scientists. this frozen ocean, one of many melting glaciers around the world. you could lose two-thirds of the gave shes? >> almost everything will disappear by 2100. >> reporter: and that's just 80 years. >> yeah, yeah, it is. >> reporter: david, everywhere glaciers. take this one. you can see where ice was, and where it is now. it is normal for glaciers to move, but the point is they're shrinking at an alarming rate. david?>> james longman tonight. mes, thank you. when we come back, the first ear-k old. h here in new ycity,y and passengers on several flights now possibly exposed to ems like it's frozen. but not here. with capital one, you can open a new savings account in about 5 minutes the national average. openne fm he. her- in a cap. plus, ther on savings or checking accounts.
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ask about prevention. ask your doctor or pharmacist about prevnar 13®. to the index of other news tonight. the airline crew fighting. this leaked security investigated by police showed two republic airways employees fighting. they no longer work for t he vaping-related death, a 17-year-old died from a severe lung condition linked to e-cigarettes in the bronx. the 23rd death. and the hepatitis scare for passengers. a flight attendant may have exposed them to he tie tils a several flights. 18 passengers vaccinated last month. they are now notifying passengether flights who o rsn o also may have been exposed. when we come back, ellen and former president george w. bush, ense tonight, they're both responding now to how others responded. e ups and downs of frequent mood swings
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finally tonight here, ellen and president bush. it's the image making headlines tonight, ellen and former president george w. bush at a cowboys game. >> president bush up there with some pretty good company. >> reporter: ellen posting on instagram and showing her audience her own video. she also talked about what happened after they were seen together. social media in a divided country. >> during the me, they showed aga shot of george and me laughg together and, so -- people were upset. they thought, why is a gay hollywood liberal sitting next to a conservative republican president? dibr'td dn enen w ipvehone 11.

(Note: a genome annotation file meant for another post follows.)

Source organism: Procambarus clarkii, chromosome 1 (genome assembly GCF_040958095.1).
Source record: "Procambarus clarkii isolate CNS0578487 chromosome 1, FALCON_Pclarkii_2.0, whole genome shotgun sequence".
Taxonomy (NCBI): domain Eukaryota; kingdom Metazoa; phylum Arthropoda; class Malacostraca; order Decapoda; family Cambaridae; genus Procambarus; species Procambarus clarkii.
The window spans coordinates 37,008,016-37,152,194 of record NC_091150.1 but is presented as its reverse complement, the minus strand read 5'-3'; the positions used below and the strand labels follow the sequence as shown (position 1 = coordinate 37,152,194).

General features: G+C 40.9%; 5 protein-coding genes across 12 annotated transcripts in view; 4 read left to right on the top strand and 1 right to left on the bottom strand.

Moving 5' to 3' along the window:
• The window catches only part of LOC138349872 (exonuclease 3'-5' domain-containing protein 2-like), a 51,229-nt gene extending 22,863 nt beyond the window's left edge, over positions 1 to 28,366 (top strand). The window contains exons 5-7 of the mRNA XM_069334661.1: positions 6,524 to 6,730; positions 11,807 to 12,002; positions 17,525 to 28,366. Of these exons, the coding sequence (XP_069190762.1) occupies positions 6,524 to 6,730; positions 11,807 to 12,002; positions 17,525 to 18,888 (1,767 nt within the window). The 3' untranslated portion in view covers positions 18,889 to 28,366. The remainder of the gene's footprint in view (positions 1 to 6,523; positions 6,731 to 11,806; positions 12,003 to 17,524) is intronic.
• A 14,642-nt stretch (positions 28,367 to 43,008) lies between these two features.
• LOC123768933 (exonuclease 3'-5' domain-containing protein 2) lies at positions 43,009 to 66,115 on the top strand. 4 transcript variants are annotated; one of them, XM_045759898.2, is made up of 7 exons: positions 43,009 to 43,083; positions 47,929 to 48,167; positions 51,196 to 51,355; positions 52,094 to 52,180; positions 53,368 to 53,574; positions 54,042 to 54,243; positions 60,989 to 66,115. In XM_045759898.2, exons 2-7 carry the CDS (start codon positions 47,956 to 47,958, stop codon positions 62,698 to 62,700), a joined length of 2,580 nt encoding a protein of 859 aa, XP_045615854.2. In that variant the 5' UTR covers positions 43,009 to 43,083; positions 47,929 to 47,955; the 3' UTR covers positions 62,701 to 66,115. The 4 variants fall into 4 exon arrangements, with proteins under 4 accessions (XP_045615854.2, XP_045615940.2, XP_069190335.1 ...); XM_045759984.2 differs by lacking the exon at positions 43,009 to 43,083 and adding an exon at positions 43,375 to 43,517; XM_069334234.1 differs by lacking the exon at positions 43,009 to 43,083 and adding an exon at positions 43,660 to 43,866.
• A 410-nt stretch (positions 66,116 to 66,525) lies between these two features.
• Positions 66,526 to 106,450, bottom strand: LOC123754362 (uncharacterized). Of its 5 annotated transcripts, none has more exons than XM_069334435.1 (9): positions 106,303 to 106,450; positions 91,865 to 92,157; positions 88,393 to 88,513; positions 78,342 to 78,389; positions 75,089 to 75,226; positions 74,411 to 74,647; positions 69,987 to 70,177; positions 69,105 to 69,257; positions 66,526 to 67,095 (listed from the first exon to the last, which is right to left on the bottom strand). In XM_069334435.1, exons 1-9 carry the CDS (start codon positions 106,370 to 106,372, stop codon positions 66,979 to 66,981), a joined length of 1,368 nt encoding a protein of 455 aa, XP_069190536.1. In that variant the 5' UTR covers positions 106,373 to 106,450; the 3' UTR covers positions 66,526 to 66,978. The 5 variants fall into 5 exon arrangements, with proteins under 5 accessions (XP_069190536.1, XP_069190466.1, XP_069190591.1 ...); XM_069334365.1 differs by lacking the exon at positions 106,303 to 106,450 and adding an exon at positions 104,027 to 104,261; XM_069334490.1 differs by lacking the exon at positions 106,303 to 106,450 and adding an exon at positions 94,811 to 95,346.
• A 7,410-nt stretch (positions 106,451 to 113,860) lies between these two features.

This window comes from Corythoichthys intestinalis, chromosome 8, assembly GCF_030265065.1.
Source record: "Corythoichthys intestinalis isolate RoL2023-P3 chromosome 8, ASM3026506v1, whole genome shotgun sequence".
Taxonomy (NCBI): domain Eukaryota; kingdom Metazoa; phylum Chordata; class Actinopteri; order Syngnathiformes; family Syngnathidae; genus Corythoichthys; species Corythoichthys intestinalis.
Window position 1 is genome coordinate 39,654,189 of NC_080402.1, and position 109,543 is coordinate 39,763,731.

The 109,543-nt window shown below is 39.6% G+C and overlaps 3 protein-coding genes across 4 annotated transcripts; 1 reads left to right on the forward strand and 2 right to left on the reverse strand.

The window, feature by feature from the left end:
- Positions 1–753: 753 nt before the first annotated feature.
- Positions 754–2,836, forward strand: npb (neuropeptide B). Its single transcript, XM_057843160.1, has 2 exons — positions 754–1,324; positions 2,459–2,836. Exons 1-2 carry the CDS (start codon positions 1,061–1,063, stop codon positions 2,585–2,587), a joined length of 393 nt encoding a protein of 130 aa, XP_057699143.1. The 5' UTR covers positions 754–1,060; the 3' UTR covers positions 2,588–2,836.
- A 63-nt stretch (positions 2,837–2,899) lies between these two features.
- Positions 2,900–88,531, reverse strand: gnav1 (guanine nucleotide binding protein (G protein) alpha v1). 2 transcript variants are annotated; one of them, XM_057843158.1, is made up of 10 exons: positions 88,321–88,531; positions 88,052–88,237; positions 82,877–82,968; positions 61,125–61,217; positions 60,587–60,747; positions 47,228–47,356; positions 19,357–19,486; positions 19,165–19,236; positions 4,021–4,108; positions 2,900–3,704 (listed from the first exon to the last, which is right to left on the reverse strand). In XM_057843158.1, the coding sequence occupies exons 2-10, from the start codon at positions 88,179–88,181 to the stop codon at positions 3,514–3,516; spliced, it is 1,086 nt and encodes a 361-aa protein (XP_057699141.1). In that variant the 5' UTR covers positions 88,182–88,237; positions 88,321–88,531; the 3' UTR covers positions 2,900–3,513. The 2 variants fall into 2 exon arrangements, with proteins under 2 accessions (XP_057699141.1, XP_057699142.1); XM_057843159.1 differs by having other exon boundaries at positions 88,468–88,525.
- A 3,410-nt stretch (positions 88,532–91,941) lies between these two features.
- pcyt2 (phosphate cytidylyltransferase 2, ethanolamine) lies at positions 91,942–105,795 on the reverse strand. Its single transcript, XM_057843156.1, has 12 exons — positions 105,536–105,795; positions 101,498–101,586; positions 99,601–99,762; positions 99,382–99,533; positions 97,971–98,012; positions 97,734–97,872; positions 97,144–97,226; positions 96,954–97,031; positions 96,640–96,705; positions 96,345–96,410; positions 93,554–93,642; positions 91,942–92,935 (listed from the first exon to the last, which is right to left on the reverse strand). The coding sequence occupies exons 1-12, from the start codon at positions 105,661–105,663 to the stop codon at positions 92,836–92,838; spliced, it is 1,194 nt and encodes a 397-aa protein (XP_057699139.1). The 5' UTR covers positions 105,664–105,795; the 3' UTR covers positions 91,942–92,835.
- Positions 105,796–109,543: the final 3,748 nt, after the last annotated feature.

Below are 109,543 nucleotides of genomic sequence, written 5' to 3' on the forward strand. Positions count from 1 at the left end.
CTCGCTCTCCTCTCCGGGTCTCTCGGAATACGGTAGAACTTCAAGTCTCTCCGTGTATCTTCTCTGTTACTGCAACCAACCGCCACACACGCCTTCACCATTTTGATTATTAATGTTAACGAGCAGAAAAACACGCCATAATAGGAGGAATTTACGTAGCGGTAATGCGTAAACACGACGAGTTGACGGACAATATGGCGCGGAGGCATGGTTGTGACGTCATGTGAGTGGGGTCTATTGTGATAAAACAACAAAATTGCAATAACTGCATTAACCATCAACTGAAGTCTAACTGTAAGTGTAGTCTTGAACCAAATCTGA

mad and theyha pe d id when they're mad, they tweet. but 'sllrehe a tndne o twege b fur. faith in america again." >> here's the things. i'm friends with george bu e fthe in beliefs that i have. we're all different and i think that we've forgotten that that's okay that we're all different. just because i don't agree with someone on everything doesn't mean that i'm not going to be friends with them. when i say be kind to one another, i don't mean only the people who think the same way you do. i mean, be kind to everyone. doesn't mattig.er, president and mrs. bush saying they really enjoyed being with ellen and portia. adding, they appreciated ellen's comments about respecting one another. and that they respect her, too. >> valuable words from ellen with the former president. i'm david muir. hope to see you right back here tomorrow. good night.
now fmro in the interest of do consider the power safety shutoff a necessity to keep our community and customers safe. >> pg&e makes it official, it will be cutting power to 800,000 customers because of the extremely high fire danger. >> weshi t extremely seriouy.ou for joinin. the power outages are expected to begin in theor h neth compl show you who's affected and what you need to know if your power is going off. >> the reason for this high fire danger is a weather pattern that is extremely windy and extremely dry. i'm going to have the complete forecast in a few minutes. now, here's a look at the locations. just a few hours ago said the power would be shut off to
marin county and statewide 34 counties will be affected. >> pg&e will h resource cente stadium in san j. the location of those centers are rolling along the bottom of the screen. people who don't have power can go to those centers to use the restroom, maybe get bottled water and charge electronic devices like your phone. it's notwnno k power will be out. >> not every customer who lives in a city that's listed will be impacted. we understand how important it is for them to have electric service. we want to ensure that we keep our customers and community safe. >> we have a list of all the community resource centers posted att a n bcout. we have live team coverage for you today. leslie brinkley is looking at the plan for some schools. >> reporter: chris win is looking at some of the effects in the health industr. >> and drew tuma is on the rooftop.